Successful social isolation needs purpose and routine
16 March 2020 | 0 Comment
Sitting in splendid social isolation in London, we see two phrases being used more than any other.
Firstly, “these are unprecedented times” and second, we need to invoke the “Blitz Spirit,” a reference to the nostalgia of the British pulling together during the second world war.
But, in these early days of the fight against Covid-19, there is a startling reality – not everyone has woken up to the reality of the dangers the virus poses – especially amongst one of the highest risk groups; the elderly. And there is a precedent; World War II.
You see, the “Blitz Spirit” is being invoked by our grandparents; people who today are in their 80’s and 90’s but who at the time of the second world war were only children or teenagers. And perception is key. When you read their first-hand accounts many talk of the excitement of wartime Britain. Their parents, the adults during the war (most long since passed), however, would recall the terror of raising a family in those dark days. But the real correlation is with how our great-great-grandparents (who were in their 70’s and 80’s in 1939) reacted – a generation who were born in the early years of Queen Victoria’s reign.
The evidence is that many older adults simply ignored the government’s advice – at least during the first eight-month period at the start of World War II, which was known as “The Phoney War”.
For many older adults evacuated to the countryside, it was simply a time of great inconvenience. They were separated from their families and friends and were missing their routine and home environment. Thousands ignored government advice and simply drifted home. Despite months of harrowing war reports from France and Poland, for many Brits, the war only became real when Nazi bombers appeared over London in September 1940.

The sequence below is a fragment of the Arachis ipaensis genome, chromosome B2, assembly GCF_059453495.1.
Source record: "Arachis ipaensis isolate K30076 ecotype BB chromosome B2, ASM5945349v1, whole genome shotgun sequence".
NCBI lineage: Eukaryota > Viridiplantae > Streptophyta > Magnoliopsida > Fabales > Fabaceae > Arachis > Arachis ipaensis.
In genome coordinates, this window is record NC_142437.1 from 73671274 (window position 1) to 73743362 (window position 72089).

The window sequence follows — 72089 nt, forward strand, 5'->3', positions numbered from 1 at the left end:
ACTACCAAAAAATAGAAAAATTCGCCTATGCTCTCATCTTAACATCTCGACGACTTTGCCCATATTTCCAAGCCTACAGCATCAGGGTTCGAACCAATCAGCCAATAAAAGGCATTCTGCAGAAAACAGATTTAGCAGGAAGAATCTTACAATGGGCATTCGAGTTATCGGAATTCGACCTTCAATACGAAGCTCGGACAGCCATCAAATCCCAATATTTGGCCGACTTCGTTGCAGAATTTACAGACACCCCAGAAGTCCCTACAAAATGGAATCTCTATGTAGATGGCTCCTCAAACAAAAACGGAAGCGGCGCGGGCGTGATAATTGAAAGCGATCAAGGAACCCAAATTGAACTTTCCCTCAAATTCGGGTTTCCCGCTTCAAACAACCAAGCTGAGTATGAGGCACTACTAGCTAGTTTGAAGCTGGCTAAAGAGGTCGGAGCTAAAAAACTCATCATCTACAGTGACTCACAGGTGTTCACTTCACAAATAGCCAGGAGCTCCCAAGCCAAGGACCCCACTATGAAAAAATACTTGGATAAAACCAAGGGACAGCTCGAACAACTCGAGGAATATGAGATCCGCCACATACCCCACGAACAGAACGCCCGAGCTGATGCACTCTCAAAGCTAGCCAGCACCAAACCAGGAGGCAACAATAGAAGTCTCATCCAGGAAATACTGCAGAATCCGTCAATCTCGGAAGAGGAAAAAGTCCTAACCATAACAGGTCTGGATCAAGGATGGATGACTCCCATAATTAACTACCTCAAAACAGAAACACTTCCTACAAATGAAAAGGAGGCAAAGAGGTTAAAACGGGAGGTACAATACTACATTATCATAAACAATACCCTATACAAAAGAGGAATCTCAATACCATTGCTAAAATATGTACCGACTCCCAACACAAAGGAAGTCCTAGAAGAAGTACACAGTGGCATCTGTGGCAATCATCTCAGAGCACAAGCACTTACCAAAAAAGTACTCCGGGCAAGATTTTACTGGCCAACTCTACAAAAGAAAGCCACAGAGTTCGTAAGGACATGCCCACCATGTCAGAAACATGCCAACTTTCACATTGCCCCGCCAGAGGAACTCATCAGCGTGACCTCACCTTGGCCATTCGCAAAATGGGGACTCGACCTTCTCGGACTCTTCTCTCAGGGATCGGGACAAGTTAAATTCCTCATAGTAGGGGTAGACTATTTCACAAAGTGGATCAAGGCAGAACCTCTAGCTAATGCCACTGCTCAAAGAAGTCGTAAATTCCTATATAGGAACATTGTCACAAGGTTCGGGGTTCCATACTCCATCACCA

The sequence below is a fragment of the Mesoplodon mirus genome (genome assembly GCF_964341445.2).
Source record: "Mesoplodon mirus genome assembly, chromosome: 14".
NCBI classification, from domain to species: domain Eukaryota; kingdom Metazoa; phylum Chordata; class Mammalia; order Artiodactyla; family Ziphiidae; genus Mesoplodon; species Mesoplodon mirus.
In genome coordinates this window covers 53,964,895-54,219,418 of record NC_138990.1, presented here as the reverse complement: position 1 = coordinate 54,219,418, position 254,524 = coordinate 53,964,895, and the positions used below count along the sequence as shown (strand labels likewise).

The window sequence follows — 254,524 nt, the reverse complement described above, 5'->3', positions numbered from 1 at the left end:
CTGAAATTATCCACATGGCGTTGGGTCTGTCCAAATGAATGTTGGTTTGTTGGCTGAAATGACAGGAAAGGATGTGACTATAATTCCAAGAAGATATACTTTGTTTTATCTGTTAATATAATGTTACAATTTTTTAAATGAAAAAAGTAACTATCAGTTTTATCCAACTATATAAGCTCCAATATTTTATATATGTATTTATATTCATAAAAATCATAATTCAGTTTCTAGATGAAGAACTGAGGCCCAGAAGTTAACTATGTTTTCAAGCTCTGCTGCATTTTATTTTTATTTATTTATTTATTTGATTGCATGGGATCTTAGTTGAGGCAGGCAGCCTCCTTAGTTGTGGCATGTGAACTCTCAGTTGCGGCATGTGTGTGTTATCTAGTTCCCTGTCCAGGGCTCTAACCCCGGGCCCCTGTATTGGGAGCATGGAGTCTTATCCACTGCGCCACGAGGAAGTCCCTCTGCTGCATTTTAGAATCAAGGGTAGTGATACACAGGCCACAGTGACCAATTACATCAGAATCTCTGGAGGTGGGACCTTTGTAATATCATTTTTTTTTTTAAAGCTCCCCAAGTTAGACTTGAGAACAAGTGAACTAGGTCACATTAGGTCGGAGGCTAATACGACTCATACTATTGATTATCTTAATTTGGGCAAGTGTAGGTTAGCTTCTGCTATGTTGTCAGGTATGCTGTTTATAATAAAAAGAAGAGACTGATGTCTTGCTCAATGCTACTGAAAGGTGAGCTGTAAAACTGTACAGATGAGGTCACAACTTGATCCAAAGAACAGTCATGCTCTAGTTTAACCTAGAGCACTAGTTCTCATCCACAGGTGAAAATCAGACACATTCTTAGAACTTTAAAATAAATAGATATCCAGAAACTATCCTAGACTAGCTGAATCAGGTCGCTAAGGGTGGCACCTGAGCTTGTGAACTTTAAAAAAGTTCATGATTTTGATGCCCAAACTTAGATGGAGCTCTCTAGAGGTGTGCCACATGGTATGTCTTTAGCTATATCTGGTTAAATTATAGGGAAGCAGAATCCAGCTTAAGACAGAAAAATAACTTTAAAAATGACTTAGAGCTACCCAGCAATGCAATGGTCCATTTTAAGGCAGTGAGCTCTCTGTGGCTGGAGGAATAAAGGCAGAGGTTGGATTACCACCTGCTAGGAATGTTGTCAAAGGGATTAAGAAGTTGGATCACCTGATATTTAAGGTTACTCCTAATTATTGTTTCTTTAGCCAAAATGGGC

Today, older adults, like former Conservative London Mayoral Candidate Steven Norris are protesting that as a 74-year-old he’s fitter and healthier than many young people and won’t be dictated to by the government. The truth is, many older adults simply underestimate their vulnerability and fail to consider the impact on those around them.
With the Covid-19 pandemic, will the threat of the virus only hit home when ICU departments in the UK are overwhelmed and the death toll skyrockets?
So we’ve now entered a strange phase of our social response to Covid-19. One where young people overwhelmingly want to heed government advice to self-isolate and work from home – while many (not all) older adults view government measures as a disruption to their daily lives.
There are two key ways to protect the elderly and vulnerable while they are in isolation; give them purpose and routine. In order to build resilience amongst our population, we need to promote not only strength, mobility, good health, and an effective immune system, but also the more interesting components which are not physical at all; mental health and social connectivity.
And in order to preserve social distancing and keep older adults safe, technology needs to play an increased role.
Our sense of purpose needs to expand to a diversity of regular social connections; both talking to other people and generational diversity. We also need to maintain an outside interest unrelated to our health and current situation. So, whether it is stamp collecting, flower arranging or our church group we need to virtualize our routine and interests to deliver them safely into the homes of older adults.
And finally, we need to have a positive outlook on life – something which will become increasingly difficult when the news reports soaring death rates and tales of isolation. So, we need to build a digital way to deliver localised activities and content into the home.
At Kraydel we’re working with partners to deliver trials across the UK. And we’re hearing time and again that by delivering video calling and community through the Users own TV Kraydel has encouraged users to talk more frequently and from the comfort of their own sofa. Using their own TV has removed the anxiety and barriers that new technologies can call and instead has enabled people to develop a routine of staying connected to the people and activities they most love.